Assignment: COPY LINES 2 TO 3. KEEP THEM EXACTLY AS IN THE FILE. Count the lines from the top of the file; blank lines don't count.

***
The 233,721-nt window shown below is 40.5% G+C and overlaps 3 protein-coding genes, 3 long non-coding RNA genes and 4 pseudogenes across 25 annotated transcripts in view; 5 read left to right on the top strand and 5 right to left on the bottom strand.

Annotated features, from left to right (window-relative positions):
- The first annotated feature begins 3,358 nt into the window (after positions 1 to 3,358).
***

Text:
Annotated features, from left to right (window-relative positions):
- The first annotated feature begins 3,358 nt into the window (after positions 1 to 3,358).